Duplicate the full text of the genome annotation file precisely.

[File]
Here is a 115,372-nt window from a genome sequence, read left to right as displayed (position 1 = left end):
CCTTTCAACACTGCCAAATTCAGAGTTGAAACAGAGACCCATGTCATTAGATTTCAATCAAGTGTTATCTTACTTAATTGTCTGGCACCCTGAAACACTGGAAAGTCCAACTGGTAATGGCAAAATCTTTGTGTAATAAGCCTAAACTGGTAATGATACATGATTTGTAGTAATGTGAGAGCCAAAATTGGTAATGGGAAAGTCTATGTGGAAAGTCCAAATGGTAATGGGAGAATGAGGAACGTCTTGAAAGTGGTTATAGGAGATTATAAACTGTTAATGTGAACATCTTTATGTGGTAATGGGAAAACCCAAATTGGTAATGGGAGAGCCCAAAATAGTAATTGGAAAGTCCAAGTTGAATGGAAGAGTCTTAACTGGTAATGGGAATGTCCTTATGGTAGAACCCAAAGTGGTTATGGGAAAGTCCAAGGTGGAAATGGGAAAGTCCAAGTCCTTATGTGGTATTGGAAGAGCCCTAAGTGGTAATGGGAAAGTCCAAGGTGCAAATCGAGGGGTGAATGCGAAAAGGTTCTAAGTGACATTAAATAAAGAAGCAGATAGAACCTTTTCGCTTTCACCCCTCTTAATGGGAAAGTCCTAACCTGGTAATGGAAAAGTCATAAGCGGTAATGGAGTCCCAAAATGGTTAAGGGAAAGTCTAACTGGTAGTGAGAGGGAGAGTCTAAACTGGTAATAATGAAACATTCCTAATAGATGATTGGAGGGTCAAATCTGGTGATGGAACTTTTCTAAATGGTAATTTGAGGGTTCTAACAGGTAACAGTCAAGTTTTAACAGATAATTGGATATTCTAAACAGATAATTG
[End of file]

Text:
Here is a 115,372-nt window from a genome sequence, read left to right as displayed (position 1 = left end):
CCTTTCAACACTGCCAAATTCAGAGTTGAAACAGAGACCCATGTCATTAGATTTCAATCAAGTGTTATCTTACTTAATTGTCTGGCACCCTGAAACACTGGAAAGTCCAACTGGTAATGGCAAAATCTTTGTGTAATAAGCCTAAACTGGTAATGATACATGATTTGTAGTAATGTGAGAGCCAAAATTGGTAATGGGAAAGTCTATGTGGAAAGTCCAAATGGTAATGGGAGAATGAGGAACGTCTTGAAAGTGGTTATAGGAGATTATAAACTGTTAATGTGAACATCTTTATGTGGTAATGGGAAAACCCAAATTGGTAATGGGAGAGCCCAAAATAGTAATTGGAAAGTCCAAGTTGAATGGAAGAGTCTTAACTGGTAATGGGAATGTCCTTATGGTAGAACCCAAAGTGGTTATGGGAAAGTCCAAGGTGGAAATGGGAAAGTCCAAGTCCTTATGTGGTATTGGAAGAGCCCTAAGTGGTAATGGGAAAGTCCAAGGTGCAAATCGAGGGGTGAATGCGAAAAGGTTCTAAGTGACATTAAATAAAGAAGCAGATAGAACCTTTTCGCTTTCACCCCTCTTAATGGGAAAGTCCTAACCTGGTAATGGAAAAGTCATAAGCGGTAATGGAGTCCCAAAATGGTTAAGGGAAAGTCTAACTGGTAGTGAGAGGGAGAGTCTAAACTGGTAATAATGAAACATTCCTAATAGATGATTGGAGGGTCAAATCTGGTGATGGAACTTTTCTAAATGGTAATTTGAGGGTTCTAACAGGTAACAGTCAAGTTTTAACAGATAATTGGATATTCTAAACAGATAATTG